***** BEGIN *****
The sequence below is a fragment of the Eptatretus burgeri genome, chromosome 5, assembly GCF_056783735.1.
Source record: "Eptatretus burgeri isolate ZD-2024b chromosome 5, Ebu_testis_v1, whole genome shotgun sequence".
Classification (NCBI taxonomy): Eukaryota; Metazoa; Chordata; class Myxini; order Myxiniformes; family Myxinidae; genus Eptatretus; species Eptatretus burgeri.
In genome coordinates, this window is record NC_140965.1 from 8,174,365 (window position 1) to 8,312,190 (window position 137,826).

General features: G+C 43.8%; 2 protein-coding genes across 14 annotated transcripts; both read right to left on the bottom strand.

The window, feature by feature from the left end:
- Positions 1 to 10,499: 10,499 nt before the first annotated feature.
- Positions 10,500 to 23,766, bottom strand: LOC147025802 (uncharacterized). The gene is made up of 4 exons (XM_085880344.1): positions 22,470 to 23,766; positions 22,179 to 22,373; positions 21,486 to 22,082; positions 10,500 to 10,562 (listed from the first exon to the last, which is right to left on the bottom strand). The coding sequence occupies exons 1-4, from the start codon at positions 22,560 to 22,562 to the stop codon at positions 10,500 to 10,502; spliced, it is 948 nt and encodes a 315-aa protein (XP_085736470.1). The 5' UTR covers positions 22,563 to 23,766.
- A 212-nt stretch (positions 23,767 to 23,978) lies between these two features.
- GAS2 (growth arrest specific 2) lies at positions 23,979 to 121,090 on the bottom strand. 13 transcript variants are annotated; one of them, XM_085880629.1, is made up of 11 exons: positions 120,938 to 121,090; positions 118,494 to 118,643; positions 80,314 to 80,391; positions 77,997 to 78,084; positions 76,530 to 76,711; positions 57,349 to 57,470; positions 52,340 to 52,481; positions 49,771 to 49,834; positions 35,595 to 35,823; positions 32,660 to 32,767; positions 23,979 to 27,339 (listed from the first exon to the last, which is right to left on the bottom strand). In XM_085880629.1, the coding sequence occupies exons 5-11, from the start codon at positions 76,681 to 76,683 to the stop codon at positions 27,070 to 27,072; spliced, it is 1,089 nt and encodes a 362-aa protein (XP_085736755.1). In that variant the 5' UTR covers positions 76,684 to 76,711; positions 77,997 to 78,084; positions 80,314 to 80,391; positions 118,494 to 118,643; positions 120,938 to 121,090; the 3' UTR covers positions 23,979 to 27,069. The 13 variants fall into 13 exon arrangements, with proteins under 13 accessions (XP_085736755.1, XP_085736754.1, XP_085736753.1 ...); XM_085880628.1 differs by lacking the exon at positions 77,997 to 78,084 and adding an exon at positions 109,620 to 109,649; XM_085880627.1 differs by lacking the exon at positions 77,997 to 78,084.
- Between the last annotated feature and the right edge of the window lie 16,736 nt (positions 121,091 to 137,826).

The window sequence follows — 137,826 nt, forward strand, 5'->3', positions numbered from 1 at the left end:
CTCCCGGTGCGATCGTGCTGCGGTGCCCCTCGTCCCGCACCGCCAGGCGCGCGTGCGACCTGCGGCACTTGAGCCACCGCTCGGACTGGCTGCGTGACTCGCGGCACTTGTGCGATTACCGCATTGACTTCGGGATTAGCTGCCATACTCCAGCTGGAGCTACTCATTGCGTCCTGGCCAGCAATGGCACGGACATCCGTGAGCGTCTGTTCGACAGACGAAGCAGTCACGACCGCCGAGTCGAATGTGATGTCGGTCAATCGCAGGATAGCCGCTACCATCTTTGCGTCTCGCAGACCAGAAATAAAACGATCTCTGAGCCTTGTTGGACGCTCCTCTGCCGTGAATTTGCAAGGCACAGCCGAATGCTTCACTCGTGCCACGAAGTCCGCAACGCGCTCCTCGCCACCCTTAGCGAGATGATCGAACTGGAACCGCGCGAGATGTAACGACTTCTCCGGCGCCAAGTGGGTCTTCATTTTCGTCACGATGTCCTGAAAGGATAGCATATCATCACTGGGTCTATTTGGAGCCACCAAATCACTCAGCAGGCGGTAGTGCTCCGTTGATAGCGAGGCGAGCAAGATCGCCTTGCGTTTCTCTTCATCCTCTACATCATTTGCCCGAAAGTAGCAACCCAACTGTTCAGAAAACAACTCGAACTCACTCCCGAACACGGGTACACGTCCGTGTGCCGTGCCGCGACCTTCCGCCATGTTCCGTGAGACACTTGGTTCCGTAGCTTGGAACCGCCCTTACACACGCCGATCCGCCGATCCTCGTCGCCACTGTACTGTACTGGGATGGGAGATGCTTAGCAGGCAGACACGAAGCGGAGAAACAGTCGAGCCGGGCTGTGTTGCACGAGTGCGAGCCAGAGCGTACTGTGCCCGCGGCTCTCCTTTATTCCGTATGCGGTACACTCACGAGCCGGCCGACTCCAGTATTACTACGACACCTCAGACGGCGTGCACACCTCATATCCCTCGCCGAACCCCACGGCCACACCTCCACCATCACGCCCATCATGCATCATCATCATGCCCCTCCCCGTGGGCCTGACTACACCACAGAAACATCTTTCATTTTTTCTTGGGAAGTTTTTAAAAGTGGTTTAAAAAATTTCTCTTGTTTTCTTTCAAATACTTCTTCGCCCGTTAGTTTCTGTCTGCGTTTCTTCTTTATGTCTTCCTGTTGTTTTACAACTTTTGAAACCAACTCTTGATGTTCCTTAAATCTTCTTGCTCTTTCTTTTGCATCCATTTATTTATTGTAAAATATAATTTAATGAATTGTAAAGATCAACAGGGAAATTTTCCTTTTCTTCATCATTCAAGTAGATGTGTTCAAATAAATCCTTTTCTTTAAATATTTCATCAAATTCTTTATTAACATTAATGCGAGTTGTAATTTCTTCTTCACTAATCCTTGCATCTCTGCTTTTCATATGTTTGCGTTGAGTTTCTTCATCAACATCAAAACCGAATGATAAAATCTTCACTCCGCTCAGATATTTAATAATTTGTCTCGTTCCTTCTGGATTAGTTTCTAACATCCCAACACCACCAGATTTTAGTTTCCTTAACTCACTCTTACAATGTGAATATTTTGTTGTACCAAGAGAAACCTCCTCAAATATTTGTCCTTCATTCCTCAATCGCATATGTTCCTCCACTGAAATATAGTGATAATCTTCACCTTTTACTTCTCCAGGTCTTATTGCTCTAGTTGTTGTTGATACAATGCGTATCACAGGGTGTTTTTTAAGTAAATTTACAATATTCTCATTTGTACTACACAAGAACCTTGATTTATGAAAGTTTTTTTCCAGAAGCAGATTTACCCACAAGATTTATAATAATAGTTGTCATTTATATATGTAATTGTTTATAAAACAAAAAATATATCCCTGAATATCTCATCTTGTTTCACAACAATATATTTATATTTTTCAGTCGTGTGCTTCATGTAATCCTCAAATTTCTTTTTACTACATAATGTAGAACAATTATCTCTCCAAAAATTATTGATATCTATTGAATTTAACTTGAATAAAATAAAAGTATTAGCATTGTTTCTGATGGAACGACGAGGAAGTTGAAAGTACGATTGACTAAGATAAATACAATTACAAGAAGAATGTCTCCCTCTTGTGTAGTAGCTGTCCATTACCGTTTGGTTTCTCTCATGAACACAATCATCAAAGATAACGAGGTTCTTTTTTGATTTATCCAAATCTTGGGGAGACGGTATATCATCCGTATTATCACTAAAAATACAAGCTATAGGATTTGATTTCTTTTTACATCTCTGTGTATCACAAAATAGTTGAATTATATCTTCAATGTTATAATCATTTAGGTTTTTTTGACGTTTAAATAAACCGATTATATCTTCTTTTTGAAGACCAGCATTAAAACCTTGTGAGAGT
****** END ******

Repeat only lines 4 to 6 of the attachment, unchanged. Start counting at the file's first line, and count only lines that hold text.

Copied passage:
In genome coordinates, this window is record NC_140965.1 from 8,174,365 (window position 1) to 8,312,190 (window position 137,826).

General features: G+C 43.8%; 2 protein-coding genes across 14 annotated transcripts; both read right to left on the bottom strand.

The window, feature by feature from the left end: